Peralta, Manager Believe UFC on Fox 1 Victory Should Stand

By Mike Whitman Nov 19, 2011
In the midst of an exciting and competitive featherweight contest opposite Mackens Semerzier at UFC on Fox 1, Robert Peralta engaged in a third-round firefight that resulted in a controversial knockdown of his opponent.

As each man threw leather with all his might, the two accidentally butted heads. Semerzier dropped like a rock, and Peralta swarmed. Though Semerzier gamely tried for an ankle pick, Peralta (Pictured, File Photo) overwhelmed his man with punches and finished the fight via technical knockout.

Referee John McCarthy did not spot the quick clash of heads in real time, as evidenced by his decision to allow the fight to continue unimpeded. In fact, Peralta himself was initially unaware that he had smashed skulls with his opponent, mistakenly believing a legal punch was the source of his stunned state.

“I went in and thought I got caught by a punch,” Peralta told on Friday. “I tried to finish strong, because I felt it was one [round] to one [on the scorecards]. I wanted the win so bad for my girlfriend, who is expecting our daughter later this month.”

Last week, Semerzier’s management filed an appeal with the California State Athletic Commission in hopes that the result will be changed to a no-contest. Peralta and his camp, however, believe the decision should stand as-is.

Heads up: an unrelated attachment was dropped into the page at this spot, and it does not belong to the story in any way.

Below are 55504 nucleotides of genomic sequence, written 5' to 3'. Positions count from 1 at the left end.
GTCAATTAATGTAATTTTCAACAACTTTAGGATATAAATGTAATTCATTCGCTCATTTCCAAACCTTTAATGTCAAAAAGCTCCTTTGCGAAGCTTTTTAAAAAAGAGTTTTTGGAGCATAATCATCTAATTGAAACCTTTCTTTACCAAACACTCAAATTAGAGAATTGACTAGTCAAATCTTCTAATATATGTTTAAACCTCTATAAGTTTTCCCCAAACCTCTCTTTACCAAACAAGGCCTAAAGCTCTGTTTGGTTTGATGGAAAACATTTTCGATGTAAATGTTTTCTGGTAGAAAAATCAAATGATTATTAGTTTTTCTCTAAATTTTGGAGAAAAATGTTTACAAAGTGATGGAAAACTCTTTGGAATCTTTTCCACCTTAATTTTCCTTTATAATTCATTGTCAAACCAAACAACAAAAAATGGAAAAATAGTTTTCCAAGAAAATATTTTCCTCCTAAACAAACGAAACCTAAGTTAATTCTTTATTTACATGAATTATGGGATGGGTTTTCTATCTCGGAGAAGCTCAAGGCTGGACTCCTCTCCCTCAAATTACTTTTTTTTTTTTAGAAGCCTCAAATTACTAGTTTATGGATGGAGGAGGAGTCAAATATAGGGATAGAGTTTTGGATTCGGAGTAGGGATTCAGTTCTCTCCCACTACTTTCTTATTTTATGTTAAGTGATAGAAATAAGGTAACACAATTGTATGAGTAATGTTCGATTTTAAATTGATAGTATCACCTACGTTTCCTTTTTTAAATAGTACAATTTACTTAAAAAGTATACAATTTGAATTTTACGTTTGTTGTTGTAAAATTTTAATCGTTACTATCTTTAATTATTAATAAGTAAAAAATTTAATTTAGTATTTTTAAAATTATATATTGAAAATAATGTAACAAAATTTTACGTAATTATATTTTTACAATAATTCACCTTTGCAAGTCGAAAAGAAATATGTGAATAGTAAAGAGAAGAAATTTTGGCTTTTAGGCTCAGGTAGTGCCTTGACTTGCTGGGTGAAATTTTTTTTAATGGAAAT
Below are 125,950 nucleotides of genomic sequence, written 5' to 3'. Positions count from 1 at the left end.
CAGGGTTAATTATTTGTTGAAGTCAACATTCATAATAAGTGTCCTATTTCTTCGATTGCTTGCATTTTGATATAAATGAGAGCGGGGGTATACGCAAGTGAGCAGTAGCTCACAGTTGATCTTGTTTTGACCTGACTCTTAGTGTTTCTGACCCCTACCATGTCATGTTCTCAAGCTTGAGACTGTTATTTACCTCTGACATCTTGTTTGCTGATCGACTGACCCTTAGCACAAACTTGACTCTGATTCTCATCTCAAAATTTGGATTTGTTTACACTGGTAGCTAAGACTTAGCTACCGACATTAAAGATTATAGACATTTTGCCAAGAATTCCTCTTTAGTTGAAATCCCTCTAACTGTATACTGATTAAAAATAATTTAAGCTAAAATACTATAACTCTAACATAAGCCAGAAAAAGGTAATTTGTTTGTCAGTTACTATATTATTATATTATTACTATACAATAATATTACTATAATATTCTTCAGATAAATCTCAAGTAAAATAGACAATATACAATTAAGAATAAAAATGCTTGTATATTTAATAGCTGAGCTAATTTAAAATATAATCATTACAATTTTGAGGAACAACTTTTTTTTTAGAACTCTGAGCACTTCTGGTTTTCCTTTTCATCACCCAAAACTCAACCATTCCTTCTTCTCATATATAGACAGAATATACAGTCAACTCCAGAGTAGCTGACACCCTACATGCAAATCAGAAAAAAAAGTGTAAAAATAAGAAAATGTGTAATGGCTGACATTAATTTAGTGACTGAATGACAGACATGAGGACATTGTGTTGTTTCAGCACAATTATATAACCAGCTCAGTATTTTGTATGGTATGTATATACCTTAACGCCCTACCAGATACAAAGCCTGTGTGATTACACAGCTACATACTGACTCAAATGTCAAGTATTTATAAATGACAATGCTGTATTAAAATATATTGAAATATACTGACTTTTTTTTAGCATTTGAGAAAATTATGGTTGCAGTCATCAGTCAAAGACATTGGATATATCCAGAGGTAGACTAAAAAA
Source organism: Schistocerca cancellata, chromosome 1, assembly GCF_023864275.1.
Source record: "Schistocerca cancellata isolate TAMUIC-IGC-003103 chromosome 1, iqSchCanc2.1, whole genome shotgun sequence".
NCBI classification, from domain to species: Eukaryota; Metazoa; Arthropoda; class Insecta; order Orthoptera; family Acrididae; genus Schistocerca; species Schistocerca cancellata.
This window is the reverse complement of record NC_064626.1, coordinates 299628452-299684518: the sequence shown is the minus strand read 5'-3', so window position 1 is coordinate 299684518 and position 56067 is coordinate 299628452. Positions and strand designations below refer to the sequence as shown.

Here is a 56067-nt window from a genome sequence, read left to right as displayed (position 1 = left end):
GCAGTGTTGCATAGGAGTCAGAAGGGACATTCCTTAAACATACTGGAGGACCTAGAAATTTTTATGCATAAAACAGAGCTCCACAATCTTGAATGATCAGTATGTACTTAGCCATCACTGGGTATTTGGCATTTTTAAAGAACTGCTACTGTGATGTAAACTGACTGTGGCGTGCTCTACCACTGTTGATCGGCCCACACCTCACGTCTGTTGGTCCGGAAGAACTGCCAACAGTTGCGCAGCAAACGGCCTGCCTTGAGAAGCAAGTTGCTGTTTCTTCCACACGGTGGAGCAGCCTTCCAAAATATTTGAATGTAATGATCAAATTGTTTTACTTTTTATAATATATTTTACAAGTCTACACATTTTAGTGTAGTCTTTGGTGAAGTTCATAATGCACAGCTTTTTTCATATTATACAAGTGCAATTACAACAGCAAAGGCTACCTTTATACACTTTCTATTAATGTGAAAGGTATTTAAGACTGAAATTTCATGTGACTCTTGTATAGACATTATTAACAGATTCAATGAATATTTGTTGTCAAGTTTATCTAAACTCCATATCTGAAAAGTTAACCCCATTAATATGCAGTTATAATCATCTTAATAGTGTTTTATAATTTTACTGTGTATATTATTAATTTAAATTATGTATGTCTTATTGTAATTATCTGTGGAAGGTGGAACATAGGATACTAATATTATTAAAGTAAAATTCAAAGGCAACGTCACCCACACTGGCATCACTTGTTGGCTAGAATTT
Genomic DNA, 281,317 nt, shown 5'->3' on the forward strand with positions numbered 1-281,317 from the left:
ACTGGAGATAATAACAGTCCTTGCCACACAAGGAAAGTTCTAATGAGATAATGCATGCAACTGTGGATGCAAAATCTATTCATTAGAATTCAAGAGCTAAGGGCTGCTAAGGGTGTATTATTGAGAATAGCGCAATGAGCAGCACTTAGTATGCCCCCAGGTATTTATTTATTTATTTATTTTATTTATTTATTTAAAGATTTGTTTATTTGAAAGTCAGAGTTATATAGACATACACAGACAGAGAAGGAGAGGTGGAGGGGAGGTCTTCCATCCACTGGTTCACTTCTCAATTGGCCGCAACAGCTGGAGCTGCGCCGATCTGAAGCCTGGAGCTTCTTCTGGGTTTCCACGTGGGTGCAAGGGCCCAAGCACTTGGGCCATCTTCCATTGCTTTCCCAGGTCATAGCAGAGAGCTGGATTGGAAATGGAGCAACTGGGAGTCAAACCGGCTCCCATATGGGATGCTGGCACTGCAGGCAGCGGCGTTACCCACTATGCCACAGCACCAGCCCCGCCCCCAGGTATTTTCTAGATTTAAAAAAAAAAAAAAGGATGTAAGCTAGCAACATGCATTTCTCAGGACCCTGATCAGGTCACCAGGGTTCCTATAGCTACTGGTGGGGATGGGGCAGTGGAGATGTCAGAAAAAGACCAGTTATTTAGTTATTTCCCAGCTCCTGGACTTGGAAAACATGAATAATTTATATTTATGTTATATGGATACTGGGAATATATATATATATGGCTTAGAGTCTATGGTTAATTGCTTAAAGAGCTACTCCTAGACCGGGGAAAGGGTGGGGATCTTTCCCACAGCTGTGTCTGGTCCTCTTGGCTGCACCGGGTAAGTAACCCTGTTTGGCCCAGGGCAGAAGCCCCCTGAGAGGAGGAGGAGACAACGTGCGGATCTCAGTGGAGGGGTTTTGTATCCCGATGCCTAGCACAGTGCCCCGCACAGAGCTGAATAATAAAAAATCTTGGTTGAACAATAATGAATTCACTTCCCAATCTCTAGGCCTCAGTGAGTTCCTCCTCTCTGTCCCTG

Peralta’s manager, Jeff Clark, released a statement to on Friday to further articulate Peralta’s side of the situation. A former fighter, Clark provided his take on the controversial ending:

“In MMA, there are many judgment calls that we trust the referees to make, many of them split-second decisions that can affect the outcome of the fight. In the case of Peralta’s fight, it was very hard to see the head butt. And for many, including ‘Big’ John, it took the replay to make things more clear.

“I feel that the reason it resulted in this outcome is that both [Peralta and Semerzier] are very tough and continued. If Mack or Peralta would have stopped the moment it happened, ‘Big’ John would have stepped in and assessed if both were able to continue, the same as an incidental eye gouge.

“At that moment in time, both [fighters] made the decision to continue, and Peralta ended up getting the best of the situation. So, as much as I respect Mack’s mental fortitude, that is also the reason that the judgment will stand. He chose to continue.

“It is warriors like him who define the sport and make it so great. With every fight, you’re always going to have one winner and one loser. In this case, he came out on the bad end of a loss.

“From my personal [perspective], I have been on the bad end of a fight stoppage and ended up with a loss. I believe that referees should always let the athletes decide their own fate. There are many years of hard work and preparation that the fighters endure. If this sport goes the way of soccer where players scream to draw fowls, then get rewarded and are running around a second later, I will take up curling as a sport.

“For this, I once again respect Mackens and his warrior’s heart but also feel he needs to take the loss as a true athlete and fighter.”

It is currently unknown when the CSAC will review Semerzier’s appeal, but the commission’s next meeting is scheduled for Dec. 13.

UFC on Fox 1 on Nov. 12 marked the promotion’s debut on network television and earned an average of 5.7 million viewers. Headlined by a heavyweight title confrontation between Junior dos Santos and Cain Velasquez, the event emanated from the Honda Center in Anaheim, Calif. Peralta’s bout was one of nine fights to stream live on Facebook and prior to the main event telecast on Fox’s flagship network.


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